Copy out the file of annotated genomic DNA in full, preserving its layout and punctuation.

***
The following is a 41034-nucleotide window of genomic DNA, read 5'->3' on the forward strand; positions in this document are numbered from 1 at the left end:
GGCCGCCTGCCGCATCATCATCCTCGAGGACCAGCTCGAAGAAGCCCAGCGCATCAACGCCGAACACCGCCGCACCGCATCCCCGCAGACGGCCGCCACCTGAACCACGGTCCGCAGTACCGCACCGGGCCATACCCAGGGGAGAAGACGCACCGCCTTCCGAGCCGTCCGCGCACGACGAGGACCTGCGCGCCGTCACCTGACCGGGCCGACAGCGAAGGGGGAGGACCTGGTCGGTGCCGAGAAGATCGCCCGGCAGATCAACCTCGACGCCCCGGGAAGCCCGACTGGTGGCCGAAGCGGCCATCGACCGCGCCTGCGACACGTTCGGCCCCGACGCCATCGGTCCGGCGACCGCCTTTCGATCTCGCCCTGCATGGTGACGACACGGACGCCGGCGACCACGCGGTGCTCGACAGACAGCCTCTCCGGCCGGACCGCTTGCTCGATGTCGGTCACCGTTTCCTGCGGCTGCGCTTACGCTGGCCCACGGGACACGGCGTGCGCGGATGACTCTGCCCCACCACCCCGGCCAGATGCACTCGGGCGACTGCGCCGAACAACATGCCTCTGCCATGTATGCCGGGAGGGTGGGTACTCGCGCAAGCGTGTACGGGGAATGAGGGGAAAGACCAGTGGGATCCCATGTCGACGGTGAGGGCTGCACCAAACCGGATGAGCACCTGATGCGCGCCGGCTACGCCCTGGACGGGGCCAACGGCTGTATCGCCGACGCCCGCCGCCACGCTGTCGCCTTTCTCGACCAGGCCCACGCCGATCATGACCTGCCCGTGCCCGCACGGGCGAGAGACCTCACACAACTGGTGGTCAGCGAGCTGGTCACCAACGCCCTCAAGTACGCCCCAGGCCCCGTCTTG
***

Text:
The following is a 41034-nucleotide window of genomic DNA, read 5'->3' on the forward strand; positions in this document are numbered from 1 at the left end:
GGCCGCCTGCCGCATCATCATCCTCGAGGACCAGCTCGAAGAAGCCCAGCGCATCAACGCCGAACACCGCCGCACCGCATCCCCGCAGACGGCCGCCACCTGAACCACGGTCCGCAGTACCGCACCGGGCCATACCCAGGGGAGAAGACGCACCGCCTTCCGAGCCGTCCGCGCACGACGAGGACCTGCGCGCCGTCACCTGACCGGGCCGACAGCGAAGGGGGAGGACCTGGTCGGTGCCGAGAAGATCGCCCGGCAGATCAACCTCGACGCCCCGGGAAGCCCGACTGGTGGCCGAAGCGGCCATCGACCGCGCCTGCGACACGTTCGGCCCCGACGCCATCGGTCCGGCGACCGCCTTTCGATCTCGCCCTGCATGGTGACGACACGGACGCCGGCGACCACGCGGTGCTCGACAGACAGCCTCTCCGGCCGGACCGCTTGCTCGATGTCGGTCACCGTTTCCTGCGGCTGCGCTTACGCTGGCCCACGGGACACGGCGTGCGCGGATGACTCTGCCCCACCACCCCGGCCAGATGCACTCGGGCGACTGCGCCGAACAACATGCCTCTGCCATGTATGCCGGGAGGGTGGGTACTCGCGCAAGCGTGTACGGGGAATGAGGGGAAAGACCAGTGGGATCCCATGTCGACGGTGAGGGCTGCACCAAACCGGATGAGCACCTGATGCGCGCCGGCTACGCCCTGGACGGGGCCAACGGCTGTATCGCCGACGCCCGCCGCCACGCTGTCGCCTTTCTCGACCAGGCCCACGCCGATCATGACCTGCCCGTGCCCGCACGGGCGAGAGACCTCACACAACTGGTGGTCAGCGAGCTGGTCACCAACGCCCTCAAGTACGCCCCAGGCCCCGTCTTG